Little Women Quote Quiz

I love this picture of all the copies of Little Women! It represents friends who gathered together to discuss and laugh about the contents of great literature.

“The year is gone we still unite,

To joke and laugh and read,

And tread the path of literature,

That doth to glory lead.”

–Louisa May Alcott

Can You Guess Which Character Said It?

  1. “I know what I mean, and you needn’t be statirical about it. It’s proper to use good words, and improve your vocabilary.”
  1. “In spite of their demonstrative manners, American girls are very nice when one knows them.”
  1. “What has that boy been about? Don’t try to shield him. I know he has been in mischief by the way he acted when he came home.”
  1. “”Then we’ll go and eat up all the raisins.”
  1. “You can go through the world with your elbows out and your nose in the air, and call it independence, if you like. That’s not my way.”
  1. “Money is a good and useful thing, Jo, and I hope (you) will never feel the need of it too bitterly nor be tempted by too much.” 
  1. “She’s got such a soft heart, it will melt like butter in the sun if anyone looks sentimentally at her.” 
  1. “Highty-tighty! Is that the way you take my advice, miss?”
  1. “No, don’t lounge, it makes me nervous.”
  1. “I want a great many crumples of this sort put into it today.”
  1. “This unassuming style promotes study, that’s why we adopt it.” 
  1. “Rather a rough road for you to travel, my little pilgrims, especially the latter part of it. But you have got on bravely, and I think the burdens are in a fair way to tumble off very soon.” 
  1.  “To my friend and neighbor Theodore Laurence, I bequeathe…my clay model of a horse though he did say it didn’t have any neck.”
  1. “So the poor night is to be left sticking in the hedge, is he?”
  1. “There was no one to bring the horse to the saddle, so she took the saddle to the horse.” 
  1. “Tell me please! I like to know all about the – the boys.” 
  1. “What’s the use of looking nice, when no one sees me, but those cross midgets?”
  1. “I don’t believe fine young ladies enjoy themselves a bit more than we do, in spite of our burned hair, old gowns, one glove apiece, and tight slippers that sprain our ankles when we are silly enough to wear them.”


  1. Amy 2. Kate Vaughn 3. Mr. Laurence 4. Demi 5. Amy 6. Marmee 7. Jo 8. Aunt March 9. Amy 10. Meg 11. Laurie (speaking about his haircut) 12. Mr. March 13. Amy 14. Mr. Brook 15. Jo 16. Jo 17. Meg 18. Jo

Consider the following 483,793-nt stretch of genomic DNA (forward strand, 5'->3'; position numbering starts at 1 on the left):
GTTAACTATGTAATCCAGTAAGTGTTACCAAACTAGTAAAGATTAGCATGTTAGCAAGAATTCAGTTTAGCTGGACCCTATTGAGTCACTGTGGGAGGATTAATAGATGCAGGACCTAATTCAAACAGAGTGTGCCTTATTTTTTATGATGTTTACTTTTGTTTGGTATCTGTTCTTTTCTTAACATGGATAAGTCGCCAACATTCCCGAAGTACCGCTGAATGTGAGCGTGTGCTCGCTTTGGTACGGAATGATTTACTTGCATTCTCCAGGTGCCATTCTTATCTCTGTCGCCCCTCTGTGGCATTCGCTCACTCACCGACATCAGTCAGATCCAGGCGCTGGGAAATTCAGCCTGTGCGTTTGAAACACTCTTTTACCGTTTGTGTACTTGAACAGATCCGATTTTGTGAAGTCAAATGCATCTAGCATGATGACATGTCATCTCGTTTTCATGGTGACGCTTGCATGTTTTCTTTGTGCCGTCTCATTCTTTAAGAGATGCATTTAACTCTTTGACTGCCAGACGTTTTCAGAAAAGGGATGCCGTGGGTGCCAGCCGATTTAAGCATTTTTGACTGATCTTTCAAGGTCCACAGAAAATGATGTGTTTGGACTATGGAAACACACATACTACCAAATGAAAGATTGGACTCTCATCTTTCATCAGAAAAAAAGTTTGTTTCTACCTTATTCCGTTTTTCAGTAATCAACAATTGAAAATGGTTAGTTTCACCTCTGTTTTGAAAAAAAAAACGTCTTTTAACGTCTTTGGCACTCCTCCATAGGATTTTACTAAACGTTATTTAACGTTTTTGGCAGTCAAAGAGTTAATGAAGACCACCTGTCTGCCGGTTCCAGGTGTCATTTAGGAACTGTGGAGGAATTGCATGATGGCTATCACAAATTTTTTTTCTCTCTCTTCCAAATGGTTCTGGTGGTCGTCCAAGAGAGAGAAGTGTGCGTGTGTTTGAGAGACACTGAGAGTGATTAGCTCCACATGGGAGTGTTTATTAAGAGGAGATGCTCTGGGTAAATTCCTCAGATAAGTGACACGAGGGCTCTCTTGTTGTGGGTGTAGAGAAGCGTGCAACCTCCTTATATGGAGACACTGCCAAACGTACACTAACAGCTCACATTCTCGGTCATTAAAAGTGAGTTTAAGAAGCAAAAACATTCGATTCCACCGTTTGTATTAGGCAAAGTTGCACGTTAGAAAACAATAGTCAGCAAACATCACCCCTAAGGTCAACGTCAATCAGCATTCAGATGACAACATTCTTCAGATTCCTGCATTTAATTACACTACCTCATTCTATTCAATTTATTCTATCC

— What’s a favorite quote/scene from the book?

–What are threads/themes throughout the book? (I. e. Pilgrim’s Progress, the discussion of money)

–How do you relate to the characters?

–How do the characters change through the course of the book?

–Do you agree that Laurie and Jo weren’t right for each other?

–What is the underlying worldview? What are the Marches’ religious views? What is the perspective of their current events/young America?

–Any facts about Louisa May Alcott you want to share?

Either Way, We’ll Be All Right

I went back to some timeless favorites of mine! Life’s too short not to read the best.

To Kill A Mockingbird by Harper Lee

Every time this story just grips me, and I can’t put it down. It’s just a profoundly layered and thought-proving story. The intrigue mixed with the heavy topics are lensed with the wit and bluntness of a child… an excellent novel.

For The Children’s Sake by Susan Schaeffer Macaulay

This book (written by Frances and Edith Schaeffer’s daughter) was my first exposure to Charlotte Mason. I certainly agree with the author in that we should cherish, nurture, and enrich children in their education. Our culture will press anything the opposite of good, and we must be intentional to feed children’s minds and souls with goodness and truth. It’s nothing short of a war to do so.

The Blue Castle by L. M. Montgomery

I’ve reviewed this book on the blog before, so I’ll just say, this is an easy read with mystery and beautiful writing.

Snow Treasure by Marie McSwigan

This based-on-a-true-story takes place in a little Norwegian town during the winter of 1940. Nazi troops captivated Peter’s village. No one wanted the Nazis to get ahold of the country’s hidden nine million dollars in gold, knowing they would only use it to progress the killing of innocent lives. The Norwegian children would play a part in smuggling it to safety one sled-load at a time…before the spring would melt the snow.

Becoming Free Indeed by Jinger Duggar Vuolo